"I can't explain it," Santiago said. "In life, it seems like most people have trouble remembering things. In San Diego, they have trouble forgetting things."
It started in 1987, when Santiago finished the season with a 34-game hitting streak, batted .300, and was a unanimous choice as National League rookie of the year. What is remembered? Santiago decrying the pitching staff.
His offense slipped dramatically the next season, but he began to dazzle fans by throwing out runners from his knees, winning his first Gold Glove. What is remembered? Santiago walking out of spring training for a few hours during a contract dispute.
In 1989, Santiago was selected to his first All-Star game, and won another Gold Glove. What is remembered? The team's closed-door meeting during which Santiago screamed expletives at former manager Jack McKeon.
Santiago was having perhaps his finest offensive season in 1990--batting .317 with nine homers and 33 RBIs--when his arm was broken by a pitch by San Francisco Giant reliever Jeff Brantley. What is remembered? Pitcher Bruce Hurst asking to be traded after a game against Philadelphia because of Santiago's pitch selection.
Last season was Santiago's best since his rookie year; he batted .267 with 17 homers and a personal-best 87 RBIs. What is remembered? Santiago throwing a helmet toward the dugout and hitting Padre Manager Greg Riddoch. Or Santiago criticizing Padre fans.
"I think if Tony Gwynn had thrown the helmet, it would have been viewed as an accident at the inception and not as an act of aggression," Boras said.
Santiago has apologized for all his indiscretions. He says he is sorry he made life difficult for those around him. And two years ago, he began seeing a psychologist for help in controlling his aggression.
"You don't have to be crazy to see one," he said. "I just open up my head to this person, open my mind. It's helped me.
"I was young and immature, anyway. I'm only 26. Everybody makes mistakes. But I don't get in trouble in the streets. I don't get in fights. Why can't people forgive me?"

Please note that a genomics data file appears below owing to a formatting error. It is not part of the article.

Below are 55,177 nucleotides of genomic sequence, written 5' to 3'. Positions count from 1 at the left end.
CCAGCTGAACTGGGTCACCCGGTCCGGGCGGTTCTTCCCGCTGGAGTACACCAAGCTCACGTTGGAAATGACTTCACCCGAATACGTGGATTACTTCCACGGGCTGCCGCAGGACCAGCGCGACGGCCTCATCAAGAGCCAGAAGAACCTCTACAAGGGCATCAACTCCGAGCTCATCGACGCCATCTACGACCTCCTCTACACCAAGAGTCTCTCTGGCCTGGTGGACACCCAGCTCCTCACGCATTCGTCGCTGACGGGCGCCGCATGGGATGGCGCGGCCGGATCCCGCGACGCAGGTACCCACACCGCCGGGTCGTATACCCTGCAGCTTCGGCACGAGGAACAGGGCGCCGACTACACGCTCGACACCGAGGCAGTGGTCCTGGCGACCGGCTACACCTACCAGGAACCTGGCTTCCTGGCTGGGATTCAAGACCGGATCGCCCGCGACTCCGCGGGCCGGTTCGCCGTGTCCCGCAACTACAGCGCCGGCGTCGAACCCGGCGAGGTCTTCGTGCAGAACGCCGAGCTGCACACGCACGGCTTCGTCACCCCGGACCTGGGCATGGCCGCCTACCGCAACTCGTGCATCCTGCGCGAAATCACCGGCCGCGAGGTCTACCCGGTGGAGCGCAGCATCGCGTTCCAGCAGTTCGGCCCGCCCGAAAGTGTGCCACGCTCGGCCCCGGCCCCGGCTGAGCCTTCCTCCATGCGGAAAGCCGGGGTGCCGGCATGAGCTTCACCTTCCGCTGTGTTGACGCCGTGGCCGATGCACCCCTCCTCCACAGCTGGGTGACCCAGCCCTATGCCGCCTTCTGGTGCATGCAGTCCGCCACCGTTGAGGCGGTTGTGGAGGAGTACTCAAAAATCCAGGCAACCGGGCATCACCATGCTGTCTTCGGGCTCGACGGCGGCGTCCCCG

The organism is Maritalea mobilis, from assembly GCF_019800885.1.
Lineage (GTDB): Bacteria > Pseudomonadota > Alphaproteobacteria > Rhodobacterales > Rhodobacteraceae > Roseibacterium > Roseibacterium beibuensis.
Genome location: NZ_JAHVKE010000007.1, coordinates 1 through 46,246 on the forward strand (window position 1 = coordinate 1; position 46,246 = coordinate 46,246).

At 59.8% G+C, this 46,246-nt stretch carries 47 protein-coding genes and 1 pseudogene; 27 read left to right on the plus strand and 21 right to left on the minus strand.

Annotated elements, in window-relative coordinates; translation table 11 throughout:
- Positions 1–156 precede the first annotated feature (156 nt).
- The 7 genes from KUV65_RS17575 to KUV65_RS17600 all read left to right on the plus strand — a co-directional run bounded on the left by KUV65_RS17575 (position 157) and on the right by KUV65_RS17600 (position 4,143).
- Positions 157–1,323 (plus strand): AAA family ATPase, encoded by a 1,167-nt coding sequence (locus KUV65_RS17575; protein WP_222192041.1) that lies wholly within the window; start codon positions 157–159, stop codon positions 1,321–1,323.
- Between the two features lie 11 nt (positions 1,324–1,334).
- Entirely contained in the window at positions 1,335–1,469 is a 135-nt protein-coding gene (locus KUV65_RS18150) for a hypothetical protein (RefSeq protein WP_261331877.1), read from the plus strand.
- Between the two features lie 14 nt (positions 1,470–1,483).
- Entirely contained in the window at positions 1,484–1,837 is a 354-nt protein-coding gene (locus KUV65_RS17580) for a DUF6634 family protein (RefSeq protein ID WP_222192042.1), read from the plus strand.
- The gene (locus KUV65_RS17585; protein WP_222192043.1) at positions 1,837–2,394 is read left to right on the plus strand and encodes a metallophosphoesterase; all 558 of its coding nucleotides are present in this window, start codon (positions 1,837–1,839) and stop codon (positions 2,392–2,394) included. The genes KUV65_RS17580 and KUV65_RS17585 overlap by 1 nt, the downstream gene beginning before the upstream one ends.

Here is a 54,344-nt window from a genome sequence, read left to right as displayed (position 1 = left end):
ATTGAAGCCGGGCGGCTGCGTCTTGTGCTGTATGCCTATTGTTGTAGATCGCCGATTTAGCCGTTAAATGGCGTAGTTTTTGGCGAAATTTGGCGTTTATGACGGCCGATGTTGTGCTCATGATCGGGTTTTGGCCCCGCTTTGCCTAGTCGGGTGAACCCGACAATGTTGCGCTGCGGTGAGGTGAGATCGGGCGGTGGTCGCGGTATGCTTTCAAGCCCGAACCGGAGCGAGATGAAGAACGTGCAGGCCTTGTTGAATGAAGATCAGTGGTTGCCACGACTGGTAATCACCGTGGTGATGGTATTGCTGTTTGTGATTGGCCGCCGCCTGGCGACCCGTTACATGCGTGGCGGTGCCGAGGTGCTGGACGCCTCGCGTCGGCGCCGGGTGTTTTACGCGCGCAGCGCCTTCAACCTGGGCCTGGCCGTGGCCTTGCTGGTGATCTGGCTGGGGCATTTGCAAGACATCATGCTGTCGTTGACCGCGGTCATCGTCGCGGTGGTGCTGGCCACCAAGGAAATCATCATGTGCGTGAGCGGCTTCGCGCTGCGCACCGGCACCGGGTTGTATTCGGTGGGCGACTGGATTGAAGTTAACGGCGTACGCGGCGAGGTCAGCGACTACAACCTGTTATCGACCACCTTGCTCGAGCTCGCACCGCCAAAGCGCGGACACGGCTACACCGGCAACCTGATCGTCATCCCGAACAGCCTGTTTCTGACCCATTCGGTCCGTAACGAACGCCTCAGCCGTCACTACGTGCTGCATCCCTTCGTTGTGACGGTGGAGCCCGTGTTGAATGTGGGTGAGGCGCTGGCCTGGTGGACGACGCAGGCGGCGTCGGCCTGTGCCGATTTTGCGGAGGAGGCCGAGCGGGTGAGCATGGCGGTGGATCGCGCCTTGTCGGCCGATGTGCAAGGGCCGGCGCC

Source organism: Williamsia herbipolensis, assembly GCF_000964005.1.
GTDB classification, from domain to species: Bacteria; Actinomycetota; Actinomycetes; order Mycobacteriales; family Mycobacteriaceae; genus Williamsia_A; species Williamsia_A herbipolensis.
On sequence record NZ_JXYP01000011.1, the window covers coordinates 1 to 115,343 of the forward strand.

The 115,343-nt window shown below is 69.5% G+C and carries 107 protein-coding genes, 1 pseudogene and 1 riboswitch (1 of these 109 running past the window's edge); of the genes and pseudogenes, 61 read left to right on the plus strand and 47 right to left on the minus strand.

Said McKeon: "I think the trouble all these years is that Benny's been the scapegoat. Everybody always pointed the finger at him. Every time the pitcher had a bad game, it was always Benny's fault.
"You can't be popular if your own people run you down."
Even today, Santiago is criticized for his pitch selection.
"It's one of the main reasons I quit," said former Padre pitching coach Pat Dobson. "I had enough of Benny. I couldn't do my job. I wanted Benny to at least look over to the bench for pitches, and he refused to do so. I complained to Jack and Greg, asking them to back me up, but they didn't want to upset Benny.
"I decided I wasn't going to put up with that anymore. The job didn't pay me enough. It wasn't worth it."
Santiago complained that Dobson always spoke to the pitchers, and never to him. McKeon ordered the coaches to quit fueling the criticism.
"I got sick of it," McKeon said. "The pitchers have the ball in their hand last. If you don't like what he calls, throw something else. Throw it where the hell you want."
Santiago's catching has improved dramatically, according to Padre veteran Ed Whitson. Others are not so sure. Those in the Padre management refuse to comment publicly.
"I don't understand these complaints," Whitson said. "To me, he's the finest catcher in the game. Without a doubt. No comparison.
"I mean, the first time I ever saw him, I said, 'We've got another Johnny Bench here.' The more I saw him, I realized, 'What am I talking about? Bench's arm doesn't even compare with Benny's.' "